Today’s mandolin song breakdown covers the fantastic song Angeline the Baker. I first heard the Crooked Still version of this tune which is a great variation with a few quirks. It was a rarity to hear in San Diego jams, but in Seattle it’s alive and well. Sometimes it’s a vocal tune, sometimes it’s a fiddle tune – but it’s always a fun one to play.
You can get the full breakdowns below:
There’s a lot of great versions of this song which makes choosing a favorite a bit difficult. Below are some I like.
- Crooked Still
- Tim Connell and Eric Skye – great album btw
- Hot Rize
- Pine Tree String Band
- Tony Furtado and Dirk Powell – in C
- Tim Stafford and Kenny Smith – in E
Generally this song is played in the key of D which is the key I’ll use for my mandolin song breakdown today. However, every now and then someone will call it in another key so it’s good to know how to play this in a few keys. While I normally play this in D, I really enjoy playing this song in C as well. I’d recommend working that up!
The basic form is simply AABB meaning you’ll play the A part (or verse) twice, followed by the B part (or chorus) twice.
The progression is the same for both the A and B parts, but the melodies are slightly different. One big difference that can be fun to play with is how the A part starts with a low A note and moves up in pitch. Whereas the B part starts with an octave higher note and moves down in pitch. I’ll hit on that more in the melody / solo section.
Traditionally, Angeline the Baker just uses the Root or One chord and the Four chord. In the key of D, that means the D and G chords only. Since the A and B parts are the same, I simplified the chord breakdown a bit and provided 4 different voicing options. I’d recommend working up each positional variation by itself first, then start mixing them up a bit.
The key to playing chords on songs like Angeline is to move as little as possible by using Guide Fingers. If you find you have trouble changing between these chords, I highly recommend checking out my Guide Finger post here.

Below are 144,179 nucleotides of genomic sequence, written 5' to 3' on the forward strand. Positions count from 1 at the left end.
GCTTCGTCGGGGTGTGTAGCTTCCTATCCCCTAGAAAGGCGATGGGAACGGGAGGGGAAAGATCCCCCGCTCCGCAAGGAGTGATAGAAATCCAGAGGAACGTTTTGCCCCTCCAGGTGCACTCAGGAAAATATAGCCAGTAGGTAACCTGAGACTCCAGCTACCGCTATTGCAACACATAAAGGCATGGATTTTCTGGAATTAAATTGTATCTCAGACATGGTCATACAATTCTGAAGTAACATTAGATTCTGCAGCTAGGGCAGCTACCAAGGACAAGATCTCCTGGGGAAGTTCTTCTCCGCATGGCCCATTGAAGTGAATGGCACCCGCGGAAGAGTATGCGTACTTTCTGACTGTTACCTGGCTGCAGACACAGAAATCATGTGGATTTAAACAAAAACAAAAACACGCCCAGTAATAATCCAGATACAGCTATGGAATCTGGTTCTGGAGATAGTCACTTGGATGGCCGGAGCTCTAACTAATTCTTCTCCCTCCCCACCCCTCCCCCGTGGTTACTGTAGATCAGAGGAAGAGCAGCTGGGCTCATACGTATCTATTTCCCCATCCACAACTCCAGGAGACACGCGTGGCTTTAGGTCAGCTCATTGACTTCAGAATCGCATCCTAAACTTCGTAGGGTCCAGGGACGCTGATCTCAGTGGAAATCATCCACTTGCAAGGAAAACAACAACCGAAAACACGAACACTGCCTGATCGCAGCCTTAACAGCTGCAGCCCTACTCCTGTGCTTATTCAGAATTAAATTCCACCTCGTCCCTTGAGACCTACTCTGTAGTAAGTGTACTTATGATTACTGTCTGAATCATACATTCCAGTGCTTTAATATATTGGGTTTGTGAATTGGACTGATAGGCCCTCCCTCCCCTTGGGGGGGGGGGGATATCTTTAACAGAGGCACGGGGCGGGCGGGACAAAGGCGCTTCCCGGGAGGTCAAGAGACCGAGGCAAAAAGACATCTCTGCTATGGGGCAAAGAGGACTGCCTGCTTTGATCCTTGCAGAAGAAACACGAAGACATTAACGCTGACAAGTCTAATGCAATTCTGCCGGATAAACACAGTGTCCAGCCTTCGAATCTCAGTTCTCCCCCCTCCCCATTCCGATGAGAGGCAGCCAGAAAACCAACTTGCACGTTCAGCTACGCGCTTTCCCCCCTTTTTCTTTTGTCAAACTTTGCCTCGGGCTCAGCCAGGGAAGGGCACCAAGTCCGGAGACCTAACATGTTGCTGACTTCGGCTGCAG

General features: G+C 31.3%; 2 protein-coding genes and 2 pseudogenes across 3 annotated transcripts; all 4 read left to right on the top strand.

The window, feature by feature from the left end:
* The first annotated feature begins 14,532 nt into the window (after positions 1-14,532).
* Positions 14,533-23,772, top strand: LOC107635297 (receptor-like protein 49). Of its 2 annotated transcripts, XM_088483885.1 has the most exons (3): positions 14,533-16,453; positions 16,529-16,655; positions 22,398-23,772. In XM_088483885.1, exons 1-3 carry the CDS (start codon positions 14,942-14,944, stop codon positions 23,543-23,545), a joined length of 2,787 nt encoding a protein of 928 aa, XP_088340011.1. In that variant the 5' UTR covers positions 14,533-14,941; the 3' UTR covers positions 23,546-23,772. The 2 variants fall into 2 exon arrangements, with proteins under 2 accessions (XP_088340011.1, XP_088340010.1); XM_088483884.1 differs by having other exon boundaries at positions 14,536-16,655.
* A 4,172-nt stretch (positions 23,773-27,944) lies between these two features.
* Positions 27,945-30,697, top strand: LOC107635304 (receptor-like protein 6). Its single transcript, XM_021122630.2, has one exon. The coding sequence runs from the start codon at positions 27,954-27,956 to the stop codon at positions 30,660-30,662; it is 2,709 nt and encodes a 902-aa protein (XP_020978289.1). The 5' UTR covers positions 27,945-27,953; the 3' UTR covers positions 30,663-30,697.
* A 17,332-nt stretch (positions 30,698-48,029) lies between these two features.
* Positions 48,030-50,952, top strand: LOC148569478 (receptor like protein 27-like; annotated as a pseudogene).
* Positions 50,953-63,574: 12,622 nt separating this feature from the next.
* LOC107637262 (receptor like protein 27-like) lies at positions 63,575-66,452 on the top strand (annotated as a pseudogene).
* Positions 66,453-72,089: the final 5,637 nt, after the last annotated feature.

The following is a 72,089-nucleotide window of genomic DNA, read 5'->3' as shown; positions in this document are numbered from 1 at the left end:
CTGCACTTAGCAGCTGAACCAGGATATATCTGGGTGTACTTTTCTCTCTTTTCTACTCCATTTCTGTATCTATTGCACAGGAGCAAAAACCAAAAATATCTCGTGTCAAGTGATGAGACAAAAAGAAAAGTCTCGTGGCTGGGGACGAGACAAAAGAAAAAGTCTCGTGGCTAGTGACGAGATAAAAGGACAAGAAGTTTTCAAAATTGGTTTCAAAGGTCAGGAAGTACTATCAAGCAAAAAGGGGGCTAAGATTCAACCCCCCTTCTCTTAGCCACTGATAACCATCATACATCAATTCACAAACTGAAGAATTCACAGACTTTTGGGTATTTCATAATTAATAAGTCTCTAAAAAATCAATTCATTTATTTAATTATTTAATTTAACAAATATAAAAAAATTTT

The biggest thing to note about the melody is how the A and B parts are essentially counter to each other. The A part starts with a lower note but moves up in pitch. The B part on the other hand starts with a higher note but moves down in pitch for the most part.
The melody itself is 100% based in the D Major pentatonic scale. I’ll dive more into that in the solo idea section below, but practicing the D Major pentatonic scale is a great way to get better on this song.
The melody notes are compromised entirely of the D major pentatonic scale – D E F# A B. Using that scale along with the b3 (F) from time to time is an easy way to start soloing on this tune. A good goal with this tune is to embellish the melody rather than just solo.
Another thing to take note of is the meter. Notice that in the first measure is quarter note, quarter note, dotted quarter, and eighth. That idea repeats a lot in the A part – specifically measure 1, 5 and 6. In the B part, measure 10 has 3 quarter notes followed by 2 eighth notes. That idea is repeated in Measures 10, 11, 14, and 15. Keeping those ideas in mind during your solo can help keep your solo connected to the melody.
Also, keep in mind that the melody goes up on the A part and down on the B part. While following that rule in your solos is a great idea, it doesn’t mean you can’t reverse it and go down in pitch on the A part and up in pitch on the B part.
I’ve included the fretboard map for the D Major pentatonic scale in two positions (you can find the full D Major pentatonic fretboard map here). Since the melody starts on the A for both the A and B parts, I’d suggest focusing on patterns that start and end on the A notes. For example, in the low neck position below, the A note on the 2nd fret on the G string is a great starting point for the A part and the open A string is great for the B part. You’ll notice that one of the melody voicings I provided uses this pattern.
I often focus on this particular segment of the D Major pentatonic when solo over this tune. I find it’s easy to get to all the notes in the melody and adding “off notes” to add tension (like the F natural on the 6th fret of the A) is pretty easy to do from this position.
For this mandolin song breakdown, I’ve included 3 variations on the harmony. The first is a low harmony starting on the F# below the first main melody note (A). The second is a high harmony starting on the F# above the first main melody note (A) but then essentially is just a closed position of the first harmony idea. The last is a high harmony starting on the D above the first main melody note (A).
If you liked this topic, please leave a comment below with any questions or feedback. For a deeper dive in to this topic, click here for more information on private coaching.
Want to get notified when I post new free content like this? Subscribe below!
If you like this free content and would like more of it, I’d appreciate a small one time or monthly donation. While I love teaching, creating these lessons and workshops take time and hosting a website isn’t free – every little bit helps! Also, monthly donations include a few perks – click here for more details on that!
- That feeling you get when you support content you use
- Access to premium content
- (click here for details)
- Bronze Plus
- 1 custom lesson post
1 video exchange per month
One time 30 minute coaching session
- Silver Plus
- 2 video exchanges per month
- One time 60 minute coaching session